Some mammals also change their housing arrangements as fall progresses. Squirrels move from their summer leaf nests suspended high up in trees to more sheltered tree cavities; they are not above moving into even more sheltered attics if the opportunity presents itself. 

Skunks will often move into abandoned groundhog burrows, where they go dormant over the winter after sealing the entrance with leaves. In an arrangement unthinkable for the anti-social chipmunk, both squirrels and skunks will sometimes take in roommates for the winter, cohabitation providing warmth.

Of course, mammals are not the only wildlife to become especially active in fall in preparation for winter. Anyone who closely observes fall-blooming native plants, such as goldenrods and asters, will notice that they are alive with a rich variety of bees and other pollinators ranging from the conspicuous and easily identifiable bumblebee to bees so tiny as to be almost invisible. The bumblebees active late in the fall are mated queens, who gorge on pollen in preparation for hibernation in shallow winter burrows protected by a layer of leaves until they emerge early in the spring to go about building next year’s colonies. 

While by now the monarch butterfly has made its way to Mexico, its copycat, the viceroy, doesn’t join it in the long migration. Instead, it stays here in caterpillar form, rolling itself up in a cozy leaf of its host plant, the willow, to pass the winter. 

Other common and charismatic butterflies, such as the tiger swallowtail and black swallowtail, go into chrysalis form in the fall, attaching themselves to tree bark, plant stems or dry leaves, and wait to emerge as adults in the spring. Some butterflies even stick out the cold months in adult form; the comma butterfly’s yellow-brown coloring makes a perfect camouflage as it hides out in fallen leaves.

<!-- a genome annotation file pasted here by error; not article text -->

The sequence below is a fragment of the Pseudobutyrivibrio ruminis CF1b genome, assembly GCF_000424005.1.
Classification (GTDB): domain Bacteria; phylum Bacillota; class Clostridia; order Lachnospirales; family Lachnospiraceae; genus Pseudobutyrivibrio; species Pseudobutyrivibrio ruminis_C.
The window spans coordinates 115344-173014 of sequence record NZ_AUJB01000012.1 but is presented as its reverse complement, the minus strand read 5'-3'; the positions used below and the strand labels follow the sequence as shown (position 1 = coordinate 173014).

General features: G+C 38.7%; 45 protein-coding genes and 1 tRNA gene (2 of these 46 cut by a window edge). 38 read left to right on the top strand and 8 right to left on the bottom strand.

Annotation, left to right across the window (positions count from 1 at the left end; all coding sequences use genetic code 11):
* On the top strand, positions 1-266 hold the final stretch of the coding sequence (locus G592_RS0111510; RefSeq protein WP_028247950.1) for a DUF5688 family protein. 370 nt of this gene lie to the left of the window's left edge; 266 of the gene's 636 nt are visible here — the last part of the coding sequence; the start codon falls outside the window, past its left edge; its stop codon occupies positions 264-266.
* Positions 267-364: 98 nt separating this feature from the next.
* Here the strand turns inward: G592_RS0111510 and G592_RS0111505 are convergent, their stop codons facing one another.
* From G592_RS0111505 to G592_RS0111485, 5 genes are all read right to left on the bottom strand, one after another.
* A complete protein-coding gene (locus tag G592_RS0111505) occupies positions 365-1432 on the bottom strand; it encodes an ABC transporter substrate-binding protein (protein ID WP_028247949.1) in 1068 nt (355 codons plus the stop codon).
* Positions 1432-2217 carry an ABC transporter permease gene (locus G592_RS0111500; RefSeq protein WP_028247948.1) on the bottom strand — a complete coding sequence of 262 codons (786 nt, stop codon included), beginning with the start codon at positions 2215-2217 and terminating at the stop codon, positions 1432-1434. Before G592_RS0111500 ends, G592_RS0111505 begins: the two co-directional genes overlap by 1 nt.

One otherwise beloved insect, the ladybug, has recently developed a bad reputation for moving en masse into attics for the winter. The culprit is not our native ladybug but its invasive Asian cousin. 

Native ladybugs are perfectly happy to overwinter in adult form outside in hollow stems, under tree bark or in leaf litter. Yet another reason to minimize fall cleanup: “Leave leaves,” and let plant stems stand. 

With the stress of preparing for upcoming holidays, the depressing shift to longer and longer nights and the semiannual challenge of remembering whether to set clocks forward or back, who needs to devote time and worry to unnecessary yard work? 

Think of the dry stems as aesthetically pleasing winter interest and the fallen leaves as free natural fertilizer and mulch. At the same time, you are providing essential winter habitat for pollinators and other beneficial insects.


In “What’s in Your Backyard,” Sanford Sorkin and David Wasmuth alternate writing about the birds and beasts you may see around your house. Wasmuth is a local environmentalist and amateur naturalist. He is a Rutgers Environmental Steward and the founder of the Montclair Backyard Habitat Project. Seen a bird or animal you want to know more about? Write to us at